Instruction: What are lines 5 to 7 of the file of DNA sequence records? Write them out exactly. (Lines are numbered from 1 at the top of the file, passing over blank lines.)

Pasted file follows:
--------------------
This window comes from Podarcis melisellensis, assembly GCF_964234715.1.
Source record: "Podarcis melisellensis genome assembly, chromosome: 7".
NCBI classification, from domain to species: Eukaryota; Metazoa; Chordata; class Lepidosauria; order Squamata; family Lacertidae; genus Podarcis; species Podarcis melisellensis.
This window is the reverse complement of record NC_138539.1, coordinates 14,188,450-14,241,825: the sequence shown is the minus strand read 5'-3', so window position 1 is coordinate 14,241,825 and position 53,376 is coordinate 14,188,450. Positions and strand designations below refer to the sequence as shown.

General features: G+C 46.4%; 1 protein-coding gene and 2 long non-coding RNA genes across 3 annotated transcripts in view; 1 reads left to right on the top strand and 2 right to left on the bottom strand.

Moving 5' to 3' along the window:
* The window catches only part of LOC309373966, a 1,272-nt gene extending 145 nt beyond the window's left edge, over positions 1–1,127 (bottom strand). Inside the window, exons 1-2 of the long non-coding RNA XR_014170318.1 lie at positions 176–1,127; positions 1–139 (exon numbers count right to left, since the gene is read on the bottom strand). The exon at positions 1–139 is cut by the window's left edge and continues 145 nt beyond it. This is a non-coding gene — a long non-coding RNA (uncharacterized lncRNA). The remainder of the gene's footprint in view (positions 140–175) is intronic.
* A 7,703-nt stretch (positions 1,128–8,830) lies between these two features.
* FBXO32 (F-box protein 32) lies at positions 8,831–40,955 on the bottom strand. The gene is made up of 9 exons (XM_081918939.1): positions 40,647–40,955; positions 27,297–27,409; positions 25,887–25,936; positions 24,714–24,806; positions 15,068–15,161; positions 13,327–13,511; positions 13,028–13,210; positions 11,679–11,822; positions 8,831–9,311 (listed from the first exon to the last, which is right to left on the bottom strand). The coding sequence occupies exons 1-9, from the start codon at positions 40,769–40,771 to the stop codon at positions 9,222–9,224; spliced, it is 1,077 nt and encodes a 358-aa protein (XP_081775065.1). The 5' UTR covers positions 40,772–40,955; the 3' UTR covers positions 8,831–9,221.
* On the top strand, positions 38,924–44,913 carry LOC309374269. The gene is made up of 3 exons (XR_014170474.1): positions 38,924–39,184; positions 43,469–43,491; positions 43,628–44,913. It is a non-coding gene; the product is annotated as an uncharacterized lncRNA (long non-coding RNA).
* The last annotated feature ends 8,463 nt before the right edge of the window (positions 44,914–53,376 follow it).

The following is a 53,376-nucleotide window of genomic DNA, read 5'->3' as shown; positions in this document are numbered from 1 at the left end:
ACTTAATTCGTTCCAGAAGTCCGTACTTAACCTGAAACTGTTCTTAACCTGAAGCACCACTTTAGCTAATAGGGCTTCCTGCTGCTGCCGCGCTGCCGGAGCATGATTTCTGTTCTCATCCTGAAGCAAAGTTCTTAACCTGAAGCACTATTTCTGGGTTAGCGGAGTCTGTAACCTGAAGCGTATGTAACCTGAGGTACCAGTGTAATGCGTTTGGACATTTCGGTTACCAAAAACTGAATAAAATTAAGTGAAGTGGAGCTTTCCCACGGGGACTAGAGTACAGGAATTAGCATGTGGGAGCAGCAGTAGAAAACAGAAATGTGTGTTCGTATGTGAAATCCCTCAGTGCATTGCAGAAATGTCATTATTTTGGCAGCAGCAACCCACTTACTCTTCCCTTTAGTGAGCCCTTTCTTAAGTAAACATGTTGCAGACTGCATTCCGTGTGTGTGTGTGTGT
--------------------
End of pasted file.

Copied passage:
General features: G+C 46.4%; 1 protein-coding gene and 2 long non-coding RNA genes across 3 annotated transcripts in view; 1 reads left to right on the top strand and 2 right to left on the bottom strand.

Moving 5' to 3' along the window:
* The window catches only part of LOC309373966, a 1,272-nt gene extending 145 nt beyond the window's left edge, over positions 1–1,127 (bottom strand). Inside the window, exons 1-2 of the long non-coding RNA XR_014170318.1 lie at positions 176–1,127; positions 1–139 (exon numbers count right to left, since the gene is read on the bottom strand). The exon at positions 1–139 is cut by the window's left edge and continues 145 nt beyond it. This is a non-coding gene — a long non-coding RNA (uncharacterized lncRNA). The remainder of the gene's footprint in view (positions 140–175) is intronic.